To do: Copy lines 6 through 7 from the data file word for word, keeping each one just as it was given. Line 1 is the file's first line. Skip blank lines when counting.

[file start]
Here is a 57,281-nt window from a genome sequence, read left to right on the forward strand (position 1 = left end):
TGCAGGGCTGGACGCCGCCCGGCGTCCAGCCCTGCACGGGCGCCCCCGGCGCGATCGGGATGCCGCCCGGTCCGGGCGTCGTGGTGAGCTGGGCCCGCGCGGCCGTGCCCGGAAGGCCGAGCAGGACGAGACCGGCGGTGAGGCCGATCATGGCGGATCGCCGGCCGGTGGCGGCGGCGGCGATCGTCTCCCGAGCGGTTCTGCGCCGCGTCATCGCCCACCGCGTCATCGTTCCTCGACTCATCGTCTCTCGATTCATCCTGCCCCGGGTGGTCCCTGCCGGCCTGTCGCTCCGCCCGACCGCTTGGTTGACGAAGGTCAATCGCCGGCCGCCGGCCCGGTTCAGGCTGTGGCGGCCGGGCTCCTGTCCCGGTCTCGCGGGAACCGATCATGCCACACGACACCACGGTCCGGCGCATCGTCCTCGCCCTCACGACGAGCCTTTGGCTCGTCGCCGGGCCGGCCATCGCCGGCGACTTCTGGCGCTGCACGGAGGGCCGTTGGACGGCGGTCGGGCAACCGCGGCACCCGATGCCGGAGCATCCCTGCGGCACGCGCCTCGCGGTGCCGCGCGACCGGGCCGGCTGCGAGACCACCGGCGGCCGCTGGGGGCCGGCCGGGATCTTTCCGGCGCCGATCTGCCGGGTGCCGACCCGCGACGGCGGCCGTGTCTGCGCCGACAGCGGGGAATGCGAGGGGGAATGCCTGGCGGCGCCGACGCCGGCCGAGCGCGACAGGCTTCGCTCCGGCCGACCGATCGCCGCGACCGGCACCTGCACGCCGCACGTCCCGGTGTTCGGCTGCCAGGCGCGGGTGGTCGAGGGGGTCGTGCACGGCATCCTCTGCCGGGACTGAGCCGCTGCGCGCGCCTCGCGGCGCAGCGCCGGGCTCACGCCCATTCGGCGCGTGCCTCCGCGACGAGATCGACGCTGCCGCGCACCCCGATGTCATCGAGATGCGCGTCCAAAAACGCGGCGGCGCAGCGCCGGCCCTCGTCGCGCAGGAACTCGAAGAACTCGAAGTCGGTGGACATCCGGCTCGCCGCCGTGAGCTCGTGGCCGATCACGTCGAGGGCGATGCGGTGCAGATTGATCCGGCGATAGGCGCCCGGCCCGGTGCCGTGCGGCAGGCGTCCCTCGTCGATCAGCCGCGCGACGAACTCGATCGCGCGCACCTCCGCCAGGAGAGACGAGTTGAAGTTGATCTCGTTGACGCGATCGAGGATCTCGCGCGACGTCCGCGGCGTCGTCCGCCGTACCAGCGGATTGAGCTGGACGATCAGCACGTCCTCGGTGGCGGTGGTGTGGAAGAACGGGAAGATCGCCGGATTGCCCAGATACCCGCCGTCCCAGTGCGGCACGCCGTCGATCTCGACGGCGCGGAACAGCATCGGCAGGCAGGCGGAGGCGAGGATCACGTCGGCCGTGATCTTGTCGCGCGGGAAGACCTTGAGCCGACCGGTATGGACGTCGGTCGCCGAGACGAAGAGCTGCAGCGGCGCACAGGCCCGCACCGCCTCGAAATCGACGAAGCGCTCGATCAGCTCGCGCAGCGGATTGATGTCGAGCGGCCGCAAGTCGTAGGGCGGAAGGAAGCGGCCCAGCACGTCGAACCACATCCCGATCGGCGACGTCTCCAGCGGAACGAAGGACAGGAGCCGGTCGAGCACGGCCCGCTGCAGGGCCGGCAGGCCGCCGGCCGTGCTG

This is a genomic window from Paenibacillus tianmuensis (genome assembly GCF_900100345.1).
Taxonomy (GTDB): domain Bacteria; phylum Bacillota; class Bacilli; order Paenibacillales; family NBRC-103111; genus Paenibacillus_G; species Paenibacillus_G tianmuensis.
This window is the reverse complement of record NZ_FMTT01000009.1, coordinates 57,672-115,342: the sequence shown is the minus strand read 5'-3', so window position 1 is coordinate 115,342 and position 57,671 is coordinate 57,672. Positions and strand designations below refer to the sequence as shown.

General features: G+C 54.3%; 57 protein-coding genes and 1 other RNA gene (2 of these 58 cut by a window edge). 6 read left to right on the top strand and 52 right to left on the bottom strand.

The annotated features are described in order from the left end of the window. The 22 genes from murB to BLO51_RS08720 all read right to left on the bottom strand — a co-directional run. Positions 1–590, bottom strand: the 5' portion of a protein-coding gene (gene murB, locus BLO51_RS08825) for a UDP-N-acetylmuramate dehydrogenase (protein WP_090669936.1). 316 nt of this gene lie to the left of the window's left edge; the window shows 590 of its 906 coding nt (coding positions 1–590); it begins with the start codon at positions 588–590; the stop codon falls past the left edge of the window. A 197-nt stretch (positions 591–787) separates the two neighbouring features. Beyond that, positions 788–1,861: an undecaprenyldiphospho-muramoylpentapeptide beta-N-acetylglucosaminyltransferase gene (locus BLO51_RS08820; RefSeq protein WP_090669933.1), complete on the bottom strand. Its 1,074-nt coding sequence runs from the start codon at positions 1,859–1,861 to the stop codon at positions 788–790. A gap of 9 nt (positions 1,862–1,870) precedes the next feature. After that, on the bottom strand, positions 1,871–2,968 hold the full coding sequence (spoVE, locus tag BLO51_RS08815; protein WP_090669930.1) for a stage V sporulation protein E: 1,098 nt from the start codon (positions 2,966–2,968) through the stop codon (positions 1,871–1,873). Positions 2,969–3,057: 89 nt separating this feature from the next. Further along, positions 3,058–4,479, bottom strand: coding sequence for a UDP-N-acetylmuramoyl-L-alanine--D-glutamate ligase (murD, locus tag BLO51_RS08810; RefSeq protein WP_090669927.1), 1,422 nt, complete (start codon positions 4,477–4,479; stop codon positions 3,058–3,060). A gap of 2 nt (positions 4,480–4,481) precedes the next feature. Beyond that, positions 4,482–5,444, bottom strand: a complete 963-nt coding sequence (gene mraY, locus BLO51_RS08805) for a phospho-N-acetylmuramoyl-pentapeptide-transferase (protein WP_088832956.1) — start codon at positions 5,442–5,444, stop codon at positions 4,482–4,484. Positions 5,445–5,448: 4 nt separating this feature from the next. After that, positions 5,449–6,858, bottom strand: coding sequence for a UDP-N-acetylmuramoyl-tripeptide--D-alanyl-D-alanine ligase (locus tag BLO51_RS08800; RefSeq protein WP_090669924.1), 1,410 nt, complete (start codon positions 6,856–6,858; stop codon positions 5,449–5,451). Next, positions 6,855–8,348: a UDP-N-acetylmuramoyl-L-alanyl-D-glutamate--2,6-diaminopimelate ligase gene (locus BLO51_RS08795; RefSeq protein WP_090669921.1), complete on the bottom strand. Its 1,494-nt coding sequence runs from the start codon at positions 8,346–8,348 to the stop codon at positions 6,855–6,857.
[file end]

General features: G+C 54.3%; 57 protein-coding genes and 1 other RNA gene (2 of these 58 cut by a window edge). 6 read left to right on the top strand and 52 right to left on the bottom strand.

The annotated features are described in order from the left end of the window. The 22 genes from murB to BLO51_RS08720 all read right to left on the bottom strand — a co-directional run. Positions 1–590, bottom strand: the 5' portion of a protein-coding gene (gene murB, locus BLO51_RS08825) for a UDP-N-acetylmuramate dehydrogenase (protein WP_090669936.1). 316 nt of this gene lie to the left of the window's left edge; the window shows 590 of its 906 coding nt (coding positions 1–590); it begins with the start codon at positions 588–590; the stop codon falls past the left edge of the window. A 197-nt stretch (positions 591–787) separates the two neighbouring features. Beyond that, positions 788–1,861: an undecaprenyldiphospho-muramoylpentapeptide beta-N-acetylglucosaminyltransferase gene (locus BLO51_RS08820; RefSeq protein WP_090669933.1), complete on the bottom strand. Its 1,074-nt coding sequence runs from the start codon at positions 1,859–1,861 to the stop codon at positions 788–790. A gap of 9 nt (positions 1,862–1,870) precedes the next feature. After that, on the bottom strand, positions 1,871–2,968 hold the full coding sequence (spoVE, locus tag BLO51_RS08815; protein WP_090669930.1) for a stage V sporulation protein E: 1,098 nt from the start codon (positions 2,966–2,968) through the stop codon (positions 1,871–1,873). Positions 2,969–3,057: 89 nt separating this feature from the next. Further along, positions 3,058–4,479, bottom strand: coding sequence for a UDP-N-acetylmuramoyl-L-alanine--D-glutamate ligase (murD, locus tag BLO51_RS08810; RefSeq protein WP_090669927.1), 1,422 nt, complete (start codon positions 4,477–4,479; stop codon positions 3,058–3,060). A gap of 2 nt (positions 4,480–4,481) precedes the next feature. Beyond that, positions 4,482–5,444, bottom strand: a complete 963-nt coding sequence (gene mraY, locus BLO51_RS08805) for a phospho-N-acetylmuramoyl-pentapeptide-transferase (protein WP_088832956.1) — start codon at positions 5,442–5,444, stop codon at positions 4,482–4,484. Positions 5,445–5,448: 4 nt separating this feature from the next. After that, positions 5,449–6,858, bottom strand: coding sequence for a UDP-N-acetylmuramoyl-tripeptide--D-alanyl-D-alanine ligase (locus tag BLO51_RS08800; RefSeq protein WP_090669924.1), 1,410 nt, complete (start codon positions 6,856–6,858; stop codon positions 5,449–5,451). Next, positions 6,855–8,348: a UDP-N-acetylmuramoyl-L-alanyl-D-glutamate--2,6-diaminopimelate ligase gene (locus BLO51_RS08795; RefSeq protein WP_090669921.1), complete on the bottom strand. Its 1,494-nt coding sequence runs from the start codon at positions 8,346–8,348 to the stop codon at positions 6,855–6,857.